There are also alternatives that don’t involve clubbing and won’t leave you penniless. These include interesting stuff like ghost walks and stand-up comedy.
An additional idea to help save money is to pre-drink, the novel way in which our generation socialises, gone are the days of meeting at pubs and bars. Well perhaps not gone, but let’s be realistic: as a first-year student your calendar will most likely involve around 3 nights out per week and it is just not plausible to drink in bars each of these nights.
Top tip, get all your friends around, buy some cheap fizz (they will never know the difference) and if you are worried about not being sophisticated enough get some cheap wine glasses from Ali’s Cave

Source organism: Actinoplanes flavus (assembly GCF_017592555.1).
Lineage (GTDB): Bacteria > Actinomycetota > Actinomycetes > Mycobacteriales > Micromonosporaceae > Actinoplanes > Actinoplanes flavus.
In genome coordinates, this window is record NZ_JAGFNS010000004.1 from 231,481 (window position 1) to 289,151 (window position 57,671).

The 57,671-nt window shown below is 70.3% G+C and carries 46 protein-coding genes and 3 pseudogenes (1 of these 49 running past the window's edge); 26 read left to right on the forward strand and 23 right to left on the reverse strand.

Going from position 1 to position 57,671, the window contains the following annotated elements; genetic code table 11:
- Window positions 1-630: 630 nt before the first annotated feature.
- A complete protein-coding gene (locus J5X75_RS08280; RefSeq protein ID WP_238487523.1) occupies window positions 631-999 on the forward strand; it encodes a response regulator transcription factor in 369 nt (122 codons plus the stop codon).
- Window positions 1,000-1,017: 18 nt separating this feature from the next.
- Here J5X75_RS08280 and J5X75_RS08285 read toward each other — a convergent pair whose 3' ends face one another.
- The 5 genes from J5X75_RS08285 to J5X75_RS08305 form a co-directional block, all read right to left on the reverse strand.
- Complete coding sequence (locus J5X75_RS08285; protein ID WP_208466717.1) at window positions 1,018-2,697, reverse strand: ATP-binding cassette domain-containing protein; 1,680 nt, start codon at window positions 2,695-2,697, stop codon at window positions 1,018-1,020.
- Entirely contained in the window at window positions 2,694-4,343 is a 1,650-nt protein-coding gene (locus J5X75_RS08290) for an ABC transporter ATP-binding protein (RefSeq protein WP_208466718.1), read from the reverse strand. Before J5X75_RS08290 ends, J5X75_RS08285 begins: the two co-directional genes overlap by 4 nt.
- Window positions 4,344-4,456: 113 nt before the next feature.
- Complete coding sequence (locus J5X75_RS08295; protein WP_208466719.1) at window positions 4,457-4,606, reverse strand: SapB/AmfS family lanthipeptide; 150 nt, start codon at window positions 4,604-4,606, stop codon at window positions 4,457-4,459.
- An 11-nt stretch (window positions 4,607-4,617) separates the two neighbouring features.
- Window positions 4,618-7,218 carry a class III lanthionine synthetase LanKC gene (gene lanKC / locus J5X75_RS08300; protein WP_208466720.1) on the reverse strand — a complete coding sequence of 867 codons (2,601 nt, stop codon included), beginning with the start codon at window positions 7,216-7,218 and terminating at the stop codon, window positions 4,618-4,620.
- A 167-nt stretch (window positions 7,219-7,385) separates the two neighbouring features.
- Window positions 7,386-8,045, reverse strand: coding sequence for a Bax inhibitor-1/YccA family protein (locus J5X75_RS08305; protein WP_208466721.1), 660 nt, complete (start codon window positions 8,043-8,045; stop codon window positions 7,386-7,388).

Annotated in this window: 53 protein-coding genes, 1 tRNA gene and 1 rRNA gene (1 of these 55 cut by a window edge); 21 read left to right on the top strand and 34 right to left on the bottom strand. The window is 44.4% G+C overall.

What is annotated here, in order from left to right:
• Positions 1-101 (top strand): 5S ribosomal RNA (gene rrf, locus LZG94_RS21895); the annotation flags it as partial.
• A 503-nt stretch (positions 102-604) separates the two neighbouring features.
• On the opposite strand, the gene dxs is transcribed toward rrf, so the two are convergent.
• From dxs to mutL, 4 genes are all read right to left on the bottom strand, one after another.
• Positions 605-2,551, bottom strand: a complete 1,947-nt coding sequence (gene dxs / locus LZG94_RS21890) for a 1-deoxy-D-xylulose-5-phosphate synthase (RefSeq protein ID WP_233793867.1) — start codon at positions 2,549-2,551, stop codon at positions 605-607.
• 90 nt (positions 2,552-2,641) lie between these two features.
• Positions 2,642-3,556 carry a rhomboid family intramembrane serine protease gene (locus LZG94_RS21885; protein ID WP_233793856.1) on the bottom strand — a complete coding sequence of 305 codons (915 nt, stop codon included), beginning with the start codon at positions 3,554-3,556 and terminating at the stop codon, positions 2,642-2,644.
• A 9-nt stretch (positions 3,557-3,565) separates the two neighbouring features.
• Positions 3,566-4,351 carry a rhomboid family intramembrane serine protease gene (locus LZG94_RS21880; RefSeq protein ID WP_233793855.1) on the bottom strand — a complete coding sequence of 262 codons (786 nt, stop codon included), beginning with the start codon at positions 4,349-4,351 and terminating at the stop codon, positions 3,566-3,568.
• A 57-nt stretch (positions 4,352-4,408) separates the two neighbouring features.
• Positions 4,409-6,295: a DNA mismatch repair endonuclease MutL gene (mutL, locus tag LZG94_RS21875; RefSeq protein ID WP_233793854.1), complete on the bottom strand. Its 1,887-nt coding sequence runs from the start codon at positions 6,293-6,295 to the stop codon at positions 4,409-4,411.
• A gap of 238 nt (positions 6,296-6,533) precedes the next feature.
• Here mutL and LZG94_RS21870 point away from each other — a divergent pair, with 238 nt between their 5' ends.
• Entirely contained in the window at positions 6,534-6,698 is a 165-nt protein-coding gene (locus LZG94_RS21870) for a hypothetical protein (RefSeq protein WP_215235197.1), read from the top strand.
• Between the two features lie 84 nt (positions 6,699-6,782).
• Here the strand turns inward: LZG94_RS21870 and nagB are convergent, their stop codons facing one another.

Entertainment in Edinburgh
There are plenty of things to do for students in Edinburgh on a budget. For example, take a walk up Arthurs seat for the best views of Edinburgh, this burst of activity will be good for you as calorie consumption is likely to be high due to your new found freedom where you can drink and eat as much as you want. It is also completely free!
A walk up the royal mile to Edinburgh Castle is another must-see, there is no need to pay to get inside as you get a great view of the castle at the top. On a summer’s day, Princes Street gardens can be your go to however it is normally busy so head to the Meadows which will be filled with students, Frisbees, beers and ball games. Grab yourself a BBQ, your friends and you have an afternoon bursting with summer fun.
My last tip is to get yourself a rail card, for those days when the bank balance is looking bleak and it’s time to head home for some TLC and a home cooked (free) meal.